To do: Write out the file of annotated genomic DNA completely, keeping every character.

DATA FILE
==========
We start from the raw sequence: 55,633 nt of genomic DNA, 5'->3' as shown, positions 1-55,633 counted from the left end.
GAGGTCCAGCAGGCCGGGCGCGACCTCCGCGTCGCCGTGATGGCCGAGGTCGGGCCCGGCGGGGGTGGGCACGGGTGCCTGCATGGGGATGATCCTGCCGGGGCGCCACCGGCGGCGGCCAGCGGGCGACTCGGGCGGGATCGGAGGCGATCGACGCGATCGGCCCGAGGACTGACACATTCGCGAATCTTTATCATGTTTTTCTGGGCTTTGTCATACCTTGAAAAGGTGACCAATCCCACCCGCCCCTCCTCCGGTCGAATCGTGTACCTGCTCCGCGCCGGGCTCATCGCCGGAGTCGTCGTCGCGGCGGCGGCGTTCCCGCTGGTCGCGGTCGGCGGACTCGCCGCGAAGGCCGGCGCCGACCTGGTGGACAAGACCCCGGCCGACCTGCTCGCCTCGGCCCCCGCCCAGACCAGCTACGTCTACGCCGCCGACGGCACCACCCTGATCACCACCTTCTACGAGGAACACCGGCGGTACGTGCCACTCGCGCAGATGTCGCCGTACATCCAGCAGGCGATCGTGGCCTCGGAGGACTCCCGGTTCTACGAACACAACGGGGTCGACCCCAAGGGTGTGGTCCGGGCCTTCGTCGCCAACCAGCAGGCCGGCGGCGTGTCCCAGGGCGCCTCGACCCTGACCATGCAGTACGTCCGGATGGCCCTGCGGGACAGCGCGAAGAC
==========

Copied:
We start from the raw sequence: 55,633 nt of genomic DNA, 5'->3' as shown, positions 1-55,633 counted from the left end.
GAGGTCCAGCAGGCCGGGCGCGACCTCCGCGTCGCCGTGATGGCCGAGGTCGGGCCCGGCGGGGGTGGGCACGGGTGCCTGCATGGGGATGATCCTGCCGGGGCGCCACCGGCGGCGGCCAGCGGGCGACTCGGGCGGGATCGGAGGCGATCGACGCGATCGGCCCGAGGACTGACACATTCGCGAATCTTTATCATGTTTTTCTGGGCTTTGTCATACCTTGAAAAGGTGACCAATCCCACCCGCCCCTCCTCCGGTCGAATCGTGTACCTGCTCCGCGCCGGGCTCATCGCCGGAGTCGTCGTCGCGGCGGCGGCGTTCCCGCTGGTCGCGGTCGGCGGACTCGCCGCGAAGGCCGGCGCCGACCTGGTGGACAAGACCCCGGCCGACCTGCTCGCCTCGGCCCCCGCCCAGACCAGCTACGTCTACGCCGCCGACGGCACCACCCTGATCACCACCTTCTACGAGGAACACCGGCGGTACGTGCCACTCGCGCAGATGTCGCCGTACATCCAGCAGGCGATCGTGGCCTCGGAGGACTCCCGGTTCTACGAACACAACGGGGTCGACCCCAAGGGTGTGGTCCGGGCCTTCGTCGCCAACCAGCAGGCCGGCGGCGTGTCCCAGGGCGCCTCGACCCTGACCATGCAGTACGTCCGGATGGCCCTGCGGGACAGCGCGAAGAC